Naturally, I am eager to pick the brain of Mr. 1793 because I share his passion for 1793's. After all, I am making a good start with the S7, S12, and S15, so I have more than a passing interest in that date. The conversation turns to the Levick plate, which Mr. 1793 has also recreated with his own coins, and I mention that I have always wanted an original copy of that Levick plate. What do you know - Mr. 1793's got one for sale. He quotes me a price, and I make a reservation to get first shot at it in the morning.

I had a great time visiting with Mr. 1793, Bim, and Scott, and really got to know a lot about each of them. I am pleased to call them friends, and was just really excited to be part of that group that night - thanks, guys!

Without realizing it, it's 1AM and time to get myself in bed! I am asleep as soon as my head hits the pillow. . . . .

. . . . . . But my dead sleep is interrupted at 125AM with blaring sirens and two of the brightest strobe lights that the world has ever seen. The loudest, most irritating noise you can imagine, now double that, and factor in 125AM into the equation, and you get some measure of my excitement level. This is the third time in 3 days, and I am glad I got that first floor room. After all, if it really is a fire I can easily jump right out my window to safety. I call the front desk and they confirm that's it's just another false alarm - no need to evacutate. Well, the sirens have went off now after 10 minutes, but why won't these lights quit flashing? Oh yeah, the fire department has to come out and reset the system, so the lights will go off then. Until then, I cover my eyes with my arms and my pillow, and I can STILL see the lights! I don't even know how that is possible - I think they must have bottled the sun, or something. Anyway, 20 minutes later it's all quiet and all dark, and sleep returns to this boy. But not for long - it's almost time to get up now. . . . . . .

Saturday, May 6, 2006

After another late night and another early morning, I find myself once again on the bourse when it opens at 8AM. My first priority is to check out the original 1869 Levick plate that Mr. 1793 has for sale. It's a little frayed and in bad need of being re-bound, but it's the real deal and I am excited to see it. The plate is actually just one of the pages of the "American Journal of Numismatics," issued April 1869. I have no idea what it should be worth, but Mr. 1793's asking price is worth it to me, so we make a deal where I get the Levick plate and some cash, and Mr. 1793 gets my Smith counterfeit electrotype. We both walk away pleased.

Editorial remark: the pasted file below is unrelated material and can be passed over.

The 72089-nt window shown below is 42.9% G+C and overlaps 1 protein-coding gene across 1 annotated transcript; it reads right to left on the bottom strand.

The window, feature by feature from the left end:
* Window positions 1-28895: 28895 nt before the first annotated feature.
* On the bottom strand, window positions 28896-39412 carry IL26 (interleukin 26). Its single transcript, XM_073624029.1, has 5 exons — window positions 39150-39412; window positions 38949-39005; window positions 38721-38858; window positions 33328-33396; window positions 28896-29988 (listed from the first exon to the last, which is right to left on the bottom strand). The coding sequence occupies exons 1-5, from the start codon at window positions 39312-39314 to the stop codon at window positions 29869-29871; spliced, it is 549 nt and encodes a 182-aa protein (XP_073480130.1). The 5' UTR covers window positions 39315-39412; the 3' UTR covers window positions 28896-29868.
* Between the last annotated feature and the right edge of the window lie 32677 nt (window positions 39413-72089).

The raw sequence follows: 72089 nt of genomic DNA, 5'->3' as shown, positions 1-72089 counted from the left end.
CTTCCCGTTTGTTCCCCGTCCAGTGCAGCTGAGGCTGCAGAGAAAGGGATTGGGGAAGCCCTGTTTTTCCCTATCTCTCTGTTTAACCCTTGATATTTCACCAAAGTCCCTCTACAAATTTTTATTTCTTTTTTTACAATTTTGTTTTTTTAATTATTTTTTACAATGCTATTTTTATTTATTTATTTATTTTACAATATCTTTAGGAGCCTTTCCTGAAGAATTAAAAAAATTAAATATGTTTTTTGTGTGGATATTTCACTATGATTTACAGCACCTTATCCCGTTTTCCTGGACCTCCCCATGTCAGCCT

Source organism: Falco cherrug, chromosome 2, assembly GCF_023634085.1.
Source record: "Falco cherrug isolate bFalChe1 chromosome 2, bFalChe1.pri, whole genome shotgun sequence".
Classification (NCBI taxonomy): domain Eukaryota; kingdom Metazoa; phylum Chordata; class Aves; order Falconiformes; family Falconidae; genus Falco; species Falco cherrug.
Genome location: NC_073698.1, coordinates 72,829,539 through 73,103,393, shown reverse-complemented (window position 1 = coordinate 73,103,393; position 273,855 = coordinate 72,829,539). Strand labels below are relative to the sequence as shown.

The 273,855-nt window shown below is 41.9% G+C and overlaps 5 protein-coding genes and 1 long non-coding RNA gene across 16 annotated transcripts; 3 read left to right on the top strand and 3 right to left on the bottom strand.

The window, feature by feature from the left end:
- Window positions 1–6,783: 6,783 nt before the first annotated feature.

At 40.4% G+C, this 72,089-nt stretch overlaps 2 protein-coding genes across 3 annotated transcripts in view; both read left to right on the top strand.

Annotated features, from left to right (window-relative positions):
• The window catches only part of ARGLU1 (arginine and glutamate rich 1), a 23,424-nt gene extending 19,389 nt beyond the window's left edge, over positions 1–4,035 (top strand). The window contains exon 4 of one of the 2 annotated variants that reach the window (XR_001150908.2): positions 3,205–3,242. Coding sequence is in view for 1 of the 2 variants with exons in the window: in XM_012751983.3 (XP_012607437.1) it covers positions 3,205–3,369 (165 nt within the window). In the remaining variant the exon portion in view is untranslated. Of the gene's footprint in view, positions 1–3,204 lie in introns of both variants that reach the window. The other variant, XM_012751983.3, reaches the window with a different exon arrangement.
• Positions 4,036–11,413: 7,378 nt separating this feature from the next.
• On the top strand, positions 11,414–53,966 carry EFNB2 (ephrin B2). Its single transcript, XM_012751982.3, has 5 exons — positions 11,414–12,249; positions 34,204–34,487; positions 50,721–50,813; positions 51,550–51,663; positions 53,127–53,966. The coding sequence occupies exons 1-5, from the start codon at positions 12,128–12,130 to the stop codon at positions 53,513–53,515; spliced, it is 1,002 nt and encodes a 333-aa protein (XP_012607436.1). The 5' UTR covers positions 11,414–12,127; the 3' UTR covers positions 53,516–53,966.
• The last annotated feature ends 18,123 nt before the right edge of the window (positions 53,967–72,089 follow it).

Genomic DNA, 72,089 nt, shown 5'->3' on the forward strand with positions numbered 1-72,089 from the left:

Before it gets too busy, I cruise the floor with my want list, and am able to purchase an S39 and an S248 for want list customers. I also pick up a neat 1801 S223 fraction 1/000 in late die state with a cud in front of the bust. My friend Brett finds that coin later and it never makes it home with me. Brett also shows me several other draped bust large cents in terminal die states - talk about a fantastic collection!

Around 1130AM, I meet up with Scott and Jon Lusk to get some questions answered about the Numistudy project. After Jon shows us a couple of tricks, we move on to the subject of overlays. Remembering the discussion from the night before, I suggest that we overlay the reverses of 1793 S13 and 1794 S63 to see if Mr. 1793's theory holds water. Jon shows us the intricacies of setting up the overlay process, and when the two reverses are "blended," the results are incredible: they are an exact match with absolutely no ghosting! The neatest part is that you can clearly see where the denticles used on the 1794 S63 reverse were perfectly cut just enough to cover the beads from the die's first use on the 1793 S13 reverse. There was a lot of excitement, and the discovery was announced over the microphone to the entire bourse. Somebody tracked down Mr. 1793 and showed him the results, and I think he was very pleased that his theory had been proven true. It was a great moment, and I was thrilled to be part of it!